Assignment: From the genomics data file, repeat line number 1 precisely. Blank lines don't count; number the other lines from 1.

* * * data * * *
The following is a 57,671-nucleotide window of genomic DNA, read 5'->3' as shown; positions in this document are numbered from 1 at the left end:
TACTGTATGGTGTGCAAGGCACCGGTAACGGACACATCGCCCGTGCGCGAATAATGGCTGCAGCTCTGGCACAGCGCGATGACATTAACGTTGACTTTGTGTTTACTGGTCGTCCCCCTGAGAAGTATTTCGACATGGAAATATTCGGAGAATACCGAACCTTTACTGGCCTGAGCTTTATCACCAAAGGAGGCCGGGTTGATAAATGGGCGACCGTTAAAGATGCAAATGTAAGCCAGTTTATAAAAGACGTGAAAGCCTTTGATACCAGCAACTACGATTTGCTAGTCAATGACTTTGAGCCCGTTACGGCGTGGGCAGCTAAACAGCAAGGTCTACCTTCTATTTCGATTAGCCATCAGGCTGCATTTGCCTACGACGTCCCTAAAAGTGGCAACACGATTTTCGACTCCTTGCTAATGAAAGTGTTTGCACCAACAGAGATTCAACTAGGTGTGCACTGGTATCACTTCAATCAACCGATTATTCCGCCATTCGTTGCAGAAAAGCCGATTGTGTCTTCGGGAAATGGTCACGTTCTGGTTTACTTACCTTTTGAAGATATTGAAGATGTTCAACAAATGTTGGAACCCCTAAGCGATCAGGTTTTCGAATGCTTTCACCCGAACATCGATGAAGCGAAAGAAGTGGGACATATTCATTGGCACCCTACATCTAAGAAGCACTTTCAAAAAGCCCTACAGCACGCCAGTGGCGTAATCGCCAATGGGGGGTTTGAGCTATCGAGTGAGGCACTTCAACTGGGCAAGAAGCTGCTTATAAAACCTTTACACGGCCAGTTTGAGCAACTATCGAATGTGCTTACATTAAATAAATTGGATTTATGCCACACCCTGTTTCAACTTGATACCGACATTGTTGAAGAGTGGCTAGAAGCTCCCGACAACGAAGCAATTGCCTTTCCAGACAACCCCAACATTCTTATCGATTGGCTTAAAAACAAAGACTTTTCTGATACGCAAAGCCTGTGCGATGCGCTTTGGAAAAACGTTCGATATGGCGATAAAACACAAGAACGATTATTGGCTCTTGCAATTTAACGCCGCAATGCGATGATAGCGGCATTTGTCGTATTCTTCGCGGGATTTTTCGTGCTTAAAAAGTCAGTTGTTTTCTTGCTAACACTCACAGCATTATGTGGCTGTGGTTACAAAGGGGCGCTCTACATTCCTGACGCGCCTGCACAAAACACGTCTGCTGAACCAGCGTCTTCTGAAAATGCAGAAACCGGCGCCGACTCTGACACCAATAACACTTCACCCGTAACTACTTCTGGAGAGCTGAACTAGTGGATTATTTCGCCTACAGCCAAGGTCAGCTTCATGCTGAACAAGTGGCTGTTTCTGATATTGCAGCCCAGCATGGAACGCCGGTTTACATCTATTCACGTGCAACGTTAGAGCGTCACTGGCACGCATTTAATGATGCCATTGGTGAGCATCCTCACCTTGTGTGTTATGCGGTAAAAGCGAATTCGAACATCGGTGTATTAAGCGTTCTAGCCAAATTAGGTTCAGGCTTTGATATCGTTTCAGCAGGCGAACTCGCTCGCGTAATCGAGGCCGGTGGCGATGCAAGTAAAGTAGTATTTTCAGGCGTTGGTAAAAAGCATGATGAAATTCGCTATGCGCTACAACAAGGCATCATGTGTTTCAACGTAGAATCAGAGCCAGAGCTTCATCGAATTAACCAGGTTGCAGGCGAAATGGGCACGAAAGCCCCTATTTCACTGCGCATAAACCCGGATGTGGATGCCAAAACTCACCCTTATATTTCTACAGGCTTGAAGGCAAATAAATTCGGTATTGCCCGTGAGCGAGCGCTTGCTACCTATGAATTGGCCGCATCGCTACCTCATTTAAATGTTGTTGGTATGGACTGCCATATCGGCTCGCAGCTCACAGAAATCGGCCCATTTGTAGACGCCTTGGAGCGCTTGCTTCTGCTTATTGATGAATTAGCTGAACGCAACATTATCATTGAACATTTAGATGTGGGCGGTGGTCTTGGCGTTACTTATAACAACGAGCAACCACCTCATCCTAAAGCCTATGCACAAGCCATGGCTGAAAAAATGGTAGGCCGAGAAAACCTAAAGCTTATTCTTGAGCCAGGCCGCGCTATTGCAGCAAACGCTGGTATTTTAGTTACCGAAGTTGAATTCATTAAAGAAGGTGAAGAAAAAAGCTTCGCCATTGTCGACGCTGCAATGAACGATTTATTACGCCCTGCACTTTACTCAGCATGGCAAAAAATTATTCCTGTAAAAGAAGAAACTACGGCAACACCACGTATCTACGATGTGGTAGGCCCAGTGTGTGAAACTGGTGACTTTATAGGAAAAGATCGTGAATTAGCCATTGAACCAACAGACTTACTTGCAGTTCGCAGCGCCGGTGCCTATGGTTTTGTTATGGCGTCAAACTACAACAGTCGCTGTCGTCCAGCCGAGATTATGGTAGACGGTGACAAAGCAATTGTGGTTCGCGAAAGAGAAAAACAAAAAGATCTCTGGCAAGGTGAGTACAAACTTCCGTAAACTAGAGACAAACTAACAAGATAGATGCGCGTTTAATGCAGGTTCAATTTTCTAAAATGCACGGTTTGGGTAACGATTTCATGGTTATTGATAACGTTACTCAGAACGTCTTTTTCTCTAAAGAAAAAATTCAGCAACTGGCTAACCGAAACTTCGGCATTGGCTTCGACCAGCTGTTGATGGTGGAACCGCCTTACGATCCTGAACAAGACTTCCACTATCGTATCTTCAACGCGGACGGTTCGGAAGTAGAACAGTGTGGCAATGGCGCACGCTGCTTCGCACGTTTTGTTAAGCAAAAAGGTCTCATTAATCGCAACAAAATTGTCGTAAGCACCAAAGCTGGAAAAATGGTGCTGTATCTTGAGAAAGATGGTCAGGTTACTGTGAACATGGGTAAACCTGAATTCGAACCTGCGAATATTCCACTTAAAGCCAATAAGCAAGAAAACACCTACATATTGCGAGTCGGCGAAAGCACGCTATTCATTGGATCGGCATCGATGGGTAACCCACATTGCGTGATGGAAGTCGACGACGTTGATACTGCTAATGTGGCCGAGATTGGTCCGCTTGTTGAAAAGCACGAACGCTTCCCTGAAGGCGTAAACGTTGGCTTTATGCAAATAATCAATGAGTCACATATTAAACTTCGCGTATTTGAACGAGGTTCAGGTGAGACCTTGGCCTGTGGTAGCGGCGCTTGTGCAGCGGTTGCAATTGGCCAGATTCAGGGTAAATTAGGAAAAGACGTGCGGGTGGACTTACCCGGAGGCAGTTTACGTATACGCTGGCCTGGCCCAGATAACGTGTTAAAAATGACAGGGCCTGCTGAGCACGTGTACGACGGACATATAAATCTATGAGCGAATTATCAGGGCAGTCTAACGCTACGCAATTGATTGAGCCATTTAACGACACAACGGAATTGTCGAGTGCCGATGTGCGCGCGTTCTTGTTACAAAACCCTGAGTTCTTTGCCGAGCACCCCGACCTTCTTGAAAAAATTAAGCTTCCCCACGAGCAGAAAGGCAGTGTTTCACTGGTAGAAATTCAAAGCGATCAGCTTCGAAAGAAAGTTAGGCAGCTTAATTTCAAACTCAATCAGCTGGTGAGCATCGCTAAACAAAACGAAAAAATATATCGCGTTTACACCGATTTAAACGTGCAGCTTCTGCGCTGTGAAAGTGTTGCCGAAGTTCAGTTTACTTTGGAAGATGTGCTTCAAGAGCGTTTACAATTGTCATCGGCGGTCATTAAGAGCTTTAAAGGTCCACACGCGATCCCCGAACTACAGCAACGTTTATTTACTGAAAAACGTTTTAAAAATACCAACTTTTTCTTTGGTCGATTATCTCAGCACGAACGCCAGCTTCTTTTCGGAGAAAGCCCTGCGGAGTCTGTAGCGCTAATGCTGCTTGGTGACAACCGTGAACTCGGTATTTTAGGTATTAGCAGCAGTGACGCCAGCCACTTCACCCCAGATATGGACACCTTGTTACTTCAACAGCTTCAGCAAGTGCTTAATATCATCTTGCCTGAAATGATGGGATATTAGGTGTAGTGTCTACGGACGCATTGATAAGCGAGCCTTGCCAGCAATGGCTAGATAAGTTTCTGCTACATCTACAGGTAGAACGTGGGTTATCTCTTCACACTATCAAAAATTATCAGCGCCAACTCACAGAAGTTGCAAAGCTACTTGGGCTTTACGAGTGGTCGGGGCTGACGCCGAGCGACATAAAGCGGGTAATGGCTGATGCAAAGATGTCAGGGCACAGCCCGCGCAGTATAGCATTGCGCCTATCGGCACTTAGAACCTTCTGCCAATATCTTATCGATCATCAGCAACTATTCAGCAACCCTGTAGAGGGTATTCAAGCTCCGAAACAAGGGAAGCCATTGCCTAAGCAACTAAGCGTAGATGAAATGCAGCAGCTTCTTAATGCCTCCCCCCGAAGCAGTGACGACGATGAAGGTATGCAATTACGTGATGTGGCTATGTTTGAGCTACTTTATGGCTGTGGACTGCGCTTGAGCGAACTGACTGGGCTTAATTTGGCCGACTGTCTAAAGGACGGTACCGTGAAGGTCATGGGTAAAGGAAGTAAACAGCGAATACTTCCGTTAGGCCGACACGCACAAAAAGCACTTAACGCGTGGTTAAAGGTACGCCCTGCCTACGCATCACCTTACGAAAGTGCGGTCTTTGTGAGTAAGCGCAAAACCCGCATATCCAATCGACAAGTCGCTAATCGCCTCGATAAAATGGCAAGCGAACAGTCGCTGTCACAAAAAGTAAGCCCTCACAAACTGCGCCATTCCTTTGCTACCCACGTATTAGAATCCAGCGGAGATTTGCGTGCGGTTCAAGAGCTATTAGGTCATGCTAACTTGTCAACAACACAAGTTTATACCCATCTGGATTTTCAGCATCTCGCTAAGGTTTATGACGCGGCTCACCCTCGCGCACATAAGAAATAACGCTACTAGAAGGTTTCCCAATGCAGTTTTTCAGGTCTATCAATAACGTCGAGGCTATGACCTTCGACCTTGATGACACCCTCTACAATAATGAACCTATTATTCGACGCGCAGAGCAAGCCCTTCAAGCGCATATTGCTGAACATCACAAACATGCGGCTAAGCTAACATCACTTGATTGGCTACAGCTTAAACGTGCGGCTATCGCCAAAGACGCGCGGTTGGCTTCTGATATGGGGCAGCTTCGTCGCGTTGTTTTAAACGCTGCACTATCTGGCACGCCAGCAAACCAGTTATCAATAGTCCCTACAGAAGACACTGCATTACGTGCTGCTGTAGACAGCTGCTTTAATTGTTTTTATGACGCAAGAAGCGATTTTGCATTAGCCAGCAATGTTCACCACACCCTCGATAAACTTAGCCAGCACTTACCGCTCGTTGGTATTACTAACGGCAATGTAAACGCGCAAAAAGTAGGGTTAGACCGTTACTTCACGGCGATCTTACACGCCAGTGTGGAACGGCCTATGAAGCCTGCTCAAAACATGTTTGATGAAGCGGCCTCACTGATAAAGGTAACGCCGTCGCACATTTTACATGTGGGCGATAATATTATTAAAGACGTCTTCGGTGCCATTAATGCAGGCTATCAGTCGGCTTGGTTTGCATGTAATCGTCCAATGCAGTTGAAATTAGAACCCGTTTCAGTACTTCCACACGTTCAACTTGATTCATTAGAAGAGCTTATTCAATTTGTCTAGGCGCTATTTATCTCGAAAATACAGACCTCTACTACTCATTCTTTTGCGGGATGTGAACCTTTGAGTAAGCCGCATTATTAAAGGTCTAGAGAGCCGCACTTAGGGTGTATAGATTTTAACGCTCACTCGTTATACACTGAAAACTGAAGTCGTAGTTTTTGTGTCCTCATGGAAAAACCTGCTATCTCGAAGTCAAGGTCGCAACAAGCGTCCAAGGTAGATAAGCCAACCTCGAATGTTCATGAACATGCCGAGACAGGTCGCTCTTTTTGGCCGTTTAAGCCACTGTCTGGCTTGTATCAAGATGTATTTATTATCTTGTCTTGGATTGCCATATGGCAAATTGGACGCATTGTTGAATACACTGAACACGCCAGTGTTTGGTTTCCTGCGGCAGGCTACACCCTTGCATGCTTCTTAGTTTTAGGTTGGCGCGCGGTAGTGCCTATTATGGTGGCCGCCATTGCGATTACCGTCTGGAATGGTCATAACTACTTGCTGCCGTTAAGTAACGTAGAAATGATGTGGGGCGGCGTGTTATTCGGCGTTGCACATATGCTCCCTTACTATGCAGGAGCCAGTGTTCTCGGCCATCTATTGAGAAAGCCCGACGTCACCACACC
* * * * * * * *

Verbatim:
The following is a 57,671-nucleotide window of genomic DNA, read 5'->3' as shown; positions in this document are numbered from 1 at the left end: